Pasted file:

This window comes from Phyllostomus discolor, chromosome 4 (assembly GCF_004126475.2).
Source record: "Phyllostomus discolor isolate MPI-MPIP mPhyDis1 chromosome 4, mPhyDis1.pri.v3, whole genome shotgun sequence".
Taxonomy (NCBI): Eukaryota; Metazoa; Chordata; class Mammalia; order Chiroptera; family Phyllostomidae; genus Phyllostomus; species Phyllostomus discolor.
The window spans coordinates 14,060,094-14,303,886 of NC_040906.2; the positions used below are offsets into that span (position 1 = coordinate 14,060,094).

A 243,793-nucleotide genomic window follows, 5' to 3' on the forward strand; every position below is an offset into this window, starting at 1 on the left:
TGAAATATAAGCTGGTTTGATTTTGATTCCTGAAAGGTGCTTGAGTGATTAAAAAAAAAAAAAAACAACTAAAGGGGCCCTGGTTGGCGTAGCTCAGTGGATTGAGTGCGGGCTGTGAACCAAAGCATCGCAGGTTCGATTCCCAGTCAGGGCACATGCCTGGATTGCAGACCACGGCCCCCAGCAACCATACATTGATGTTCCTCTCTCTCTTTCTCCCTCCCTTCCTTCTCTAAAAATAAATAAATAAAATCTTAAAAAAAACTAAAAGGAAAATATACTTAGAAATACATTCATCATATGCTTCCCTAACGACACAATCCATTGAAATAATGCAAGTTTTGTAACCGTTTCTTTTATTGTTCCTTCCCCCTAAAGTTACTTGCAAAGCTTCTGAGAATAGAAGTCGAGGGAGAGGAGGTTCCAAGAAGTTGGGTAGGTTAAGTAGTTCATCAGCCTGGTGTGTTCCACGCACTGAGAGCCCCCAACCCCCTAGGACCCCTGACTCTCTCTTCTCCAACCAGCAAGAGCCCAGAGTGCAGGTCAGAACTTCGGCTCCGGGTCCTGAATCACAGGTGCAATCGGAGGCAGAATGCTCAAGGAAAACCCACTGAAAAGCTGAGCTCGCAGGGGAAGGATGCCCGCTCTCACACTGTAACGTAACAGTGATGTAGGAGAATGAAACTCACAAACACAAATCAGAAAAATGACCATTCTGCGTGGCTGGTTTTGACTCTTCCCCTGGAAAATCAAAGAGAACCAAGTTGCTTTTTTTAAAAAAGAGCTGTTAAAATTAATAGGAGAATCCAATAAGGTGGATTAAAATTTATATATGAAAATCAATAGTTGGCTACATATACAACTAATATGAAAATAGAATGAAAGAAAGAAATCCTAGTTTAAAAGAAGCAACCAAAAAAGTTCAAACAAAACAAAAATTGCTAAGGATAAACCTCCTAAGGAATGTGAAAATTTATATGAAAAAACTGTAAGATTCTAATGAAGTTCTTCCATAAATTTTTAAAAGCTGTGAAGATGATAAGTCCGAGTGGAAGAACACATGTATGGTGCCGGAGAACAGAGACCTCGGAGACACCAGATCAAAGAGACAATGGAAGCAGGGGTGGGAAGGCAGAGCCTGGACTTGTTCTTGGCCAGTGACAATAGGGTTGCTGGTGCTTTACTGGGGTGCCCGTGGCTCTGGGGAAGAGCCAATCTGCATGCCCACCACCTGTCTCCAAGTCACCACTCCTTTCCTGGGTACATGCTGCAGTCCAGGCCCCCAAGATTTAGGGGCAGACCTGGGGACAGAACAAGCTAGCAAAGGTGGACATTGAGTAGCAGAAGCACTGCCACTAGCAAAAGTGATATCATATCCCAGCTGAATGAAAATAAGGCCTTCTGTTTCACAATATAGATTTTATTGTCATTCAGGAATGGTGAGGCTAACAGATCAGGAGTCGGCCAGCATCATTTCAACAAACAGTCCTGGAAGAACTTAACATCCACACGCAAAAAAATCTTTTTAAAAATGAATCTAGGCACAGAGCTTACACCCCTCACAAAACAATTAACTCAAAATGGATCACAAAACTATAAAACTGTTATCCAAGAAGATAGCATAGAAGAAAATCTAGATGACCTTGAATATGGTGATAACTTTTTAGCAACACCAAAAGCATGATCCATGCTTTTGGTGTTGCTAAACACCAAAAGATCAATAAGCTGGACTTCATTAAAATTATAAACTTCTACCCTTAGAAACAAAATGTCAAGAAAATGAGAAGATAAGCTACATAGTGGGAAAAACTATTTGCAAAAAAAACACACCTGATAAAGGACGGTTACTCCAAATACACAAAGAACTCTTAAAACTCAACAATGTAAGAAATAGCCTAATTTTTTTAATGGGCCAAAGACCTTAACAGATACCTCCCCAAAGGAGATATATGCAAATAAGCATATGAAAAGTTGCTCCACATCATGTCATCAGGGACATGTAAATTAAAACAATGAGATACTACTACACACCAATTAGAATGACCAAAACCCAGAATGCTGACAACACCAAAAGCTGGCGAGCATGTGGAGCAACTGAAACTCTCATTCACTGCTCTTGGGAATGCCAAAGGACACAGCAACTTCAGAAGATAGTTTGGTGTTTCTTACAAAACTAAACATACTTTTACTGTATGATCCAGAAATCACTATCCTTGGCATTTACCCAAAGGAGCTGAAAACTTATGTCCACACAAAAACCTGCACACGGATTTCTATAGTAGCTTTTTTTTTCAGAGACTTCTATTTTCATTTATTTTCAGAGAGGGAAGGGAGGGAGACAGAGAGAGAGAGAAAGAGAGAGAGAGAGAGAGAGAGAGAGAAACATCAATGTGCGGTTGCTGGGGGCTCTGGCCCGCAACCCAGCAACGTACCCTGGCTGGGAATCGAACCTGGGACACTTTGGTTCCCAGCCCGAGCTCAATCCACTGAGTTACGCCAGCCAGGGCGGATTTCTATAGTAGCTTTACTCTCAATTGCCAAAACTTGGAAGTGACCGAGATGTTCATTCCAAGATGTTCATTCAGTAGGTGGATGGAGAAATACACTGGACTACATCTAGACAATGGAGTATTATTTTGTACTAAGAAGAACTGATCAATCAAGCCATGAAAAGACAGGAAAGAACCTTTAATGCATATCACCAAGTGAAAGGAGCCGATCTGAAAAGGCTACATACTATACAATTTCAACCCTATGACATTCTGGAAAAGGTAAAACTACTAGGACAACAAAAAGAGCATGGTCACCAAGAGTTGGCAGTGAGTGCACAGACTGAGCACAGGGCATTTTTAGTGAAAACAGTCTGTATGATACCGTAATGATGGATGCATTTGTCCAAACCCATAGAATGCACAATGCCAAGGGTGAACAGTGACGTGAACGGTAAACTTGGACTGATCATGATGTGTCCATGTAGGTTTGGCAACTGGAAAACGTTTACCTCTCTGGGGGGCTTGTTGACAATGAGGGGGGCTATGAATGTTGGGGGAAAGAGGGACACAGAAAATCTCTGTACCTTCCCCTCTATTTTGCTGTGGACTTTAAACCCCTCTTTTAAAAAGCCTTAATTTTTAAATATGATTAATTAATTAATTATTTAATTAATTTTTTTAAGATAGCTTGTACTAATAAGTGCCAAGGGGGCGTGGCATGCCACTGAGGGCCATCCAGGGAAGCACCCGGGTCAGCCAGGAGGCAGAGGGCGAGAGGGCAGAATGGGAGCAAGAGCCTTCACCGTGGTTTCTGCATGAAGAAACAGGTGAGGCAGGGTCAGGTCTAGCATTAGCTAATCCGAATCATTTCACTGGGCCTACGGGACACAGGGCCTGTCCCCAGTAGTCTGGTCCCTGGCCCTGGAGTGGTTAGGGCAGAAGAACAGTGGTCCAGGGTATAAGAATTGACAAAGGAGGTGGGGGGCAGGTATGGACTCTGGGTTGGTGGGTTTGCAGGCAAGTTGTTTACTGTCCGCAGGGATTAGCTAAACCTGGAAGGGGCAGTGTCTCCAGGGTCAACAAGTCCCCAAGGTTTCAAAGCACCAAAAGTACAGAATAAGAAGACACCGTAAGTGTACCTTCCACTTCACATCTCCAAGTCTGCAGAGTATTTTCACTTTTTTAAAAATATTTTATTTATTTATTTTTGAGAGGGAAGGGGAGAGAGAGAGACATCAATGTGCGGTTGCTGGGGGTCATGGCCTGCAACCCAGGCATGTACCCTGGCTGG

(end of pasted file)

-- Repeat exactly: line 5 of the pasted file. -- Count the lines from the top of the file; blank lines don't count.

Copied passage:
A 243,793-nucleotide genomic window follows, 5' to 3' on the forward strand; every position below is an offset into this window, starting at 1 on the left: